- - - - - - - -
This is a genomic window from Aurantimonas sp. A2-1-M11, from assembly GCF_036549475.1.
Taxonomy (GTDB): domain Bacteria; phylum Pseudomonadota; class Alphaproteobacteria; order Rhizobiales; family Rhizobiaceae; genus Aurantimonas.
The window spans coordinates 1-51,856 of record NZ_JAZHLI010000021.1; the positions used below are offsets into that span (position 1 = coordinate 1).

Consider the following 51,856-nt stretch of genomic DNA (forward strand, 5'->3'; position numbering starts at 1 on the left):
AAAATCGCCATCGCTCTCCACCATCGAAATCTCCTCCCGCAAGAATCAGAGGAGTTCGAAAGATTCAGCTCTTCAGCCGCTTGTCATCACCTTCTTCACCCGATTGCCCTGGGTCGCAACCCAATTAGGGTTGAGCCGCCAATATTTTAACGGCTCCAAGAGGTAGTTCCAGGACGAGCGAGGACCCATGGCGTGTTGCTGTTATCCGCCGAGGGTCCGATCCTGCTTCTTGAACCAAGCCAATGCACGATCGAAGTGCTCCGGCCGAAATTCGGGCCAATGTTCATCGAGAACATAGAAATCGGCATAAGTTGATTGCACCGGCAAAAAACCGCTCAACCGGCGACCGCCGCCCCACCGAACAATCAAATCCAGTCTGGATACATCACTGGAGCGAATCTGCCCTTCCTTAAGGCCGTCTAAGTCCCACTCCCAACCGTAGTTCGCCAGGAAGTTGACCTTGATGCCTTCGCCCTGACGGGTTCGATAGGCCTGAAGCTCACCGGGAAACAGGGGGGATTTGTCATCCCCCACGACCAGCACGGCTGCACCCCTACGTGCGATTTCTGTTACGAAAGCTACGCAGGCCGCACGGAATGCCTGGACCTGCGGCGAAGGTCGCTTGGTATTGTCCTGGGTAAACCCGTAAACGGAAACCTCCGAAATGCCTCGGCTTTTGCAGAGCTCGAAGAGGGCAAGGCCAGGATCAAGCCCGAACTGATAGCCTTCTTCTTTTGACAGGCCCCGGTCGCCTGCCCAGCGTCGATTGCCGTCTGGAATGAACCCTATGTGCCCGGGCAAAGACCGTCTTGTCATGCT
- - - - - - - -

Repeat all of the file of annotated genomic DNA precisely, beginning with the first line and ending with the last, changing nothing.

This is a genomic window from Aurantimonas sp. A2-1-M11, from assembly GCF_036549475.1.
Taxonomy (GTDB): domain Bacteria; phylum Pseudomonadota; class Alphaproteobacteria; order Rhizobiales; family Rhizobiaceae; genus Aurantimonas.
The window spans coordinates 1-51,856 of record NZ_JAZHLI010000021.1; the positions used below are offsets into that span (position 1 = coordinate 1).

Consider the following 51,856-nt stretch of genomic DNA (forward strand, 5'->3'; position numbering starts at 1 on the left):
AAAATCGCCATCGCTCTCCACCATCGAAATCTCCTCCCGCAAGAATCAGAGGAGTTCGAAAGATTCAGCTCTTCAGCCGCTTGTCATCACCTTCTTCACCCGATTGCCCTGGGTCGCAACCCAATTAGGGTTGAGCCGCCAATATTTTAACGGCTCCAAGAGGTAGTTCCAGGACGAGCGAGGACCCATGGCGTGTTGCTGTTATCCGCCGAGGGTCCGATCCTGCTTCTTGAACCAAGCCAATGCACGATCGAAGTGCTCCGGCCGAAATTCGGGCCAATGTTCATCGAGAACATAGAAATCGGCATAAGTTGATTGCACCGGCAAAAAACCGCTCAACCGGCGACCGCCGCCCCACCGAACAATCAAATCCAGTCTGGATACATCACTGGAGCGAATCTGCCCTTCCTTAAGGCCGTCTAAGTCCCACTCCCAACCGTAGTTCGCCAGGAAGTTGACCTTGATGCCTTCGCCCTGACGGGTTCGATAGGCCTGAAGCTCACCGGGAAACAGGGGGGATTTGTCATCCCCCACGACCAGCACGGCTGCACCCCTACGTGCGATTTCTGTTACGAAAGCTACGCAGGCCGCACGGAATGCCTGGACCTGCGGCGAAGGTCGCTTGGTATTGTCCTGGGTAAACCCGTAAACGGAAACCTCCGAAATGCCTCGGCTTTTGCAGAGCTCGAAGAGGGCAAGGCCAGGATCAAGCCCGAACTGATAGCCTTCTTCTTTTGACAGGCCCCGGTCGCCTGCCCAGCGTCGATTGCCGTCTGGAATGAACCCTATGTGCCCGGGCAAAGACCGTCTTGTCATGCT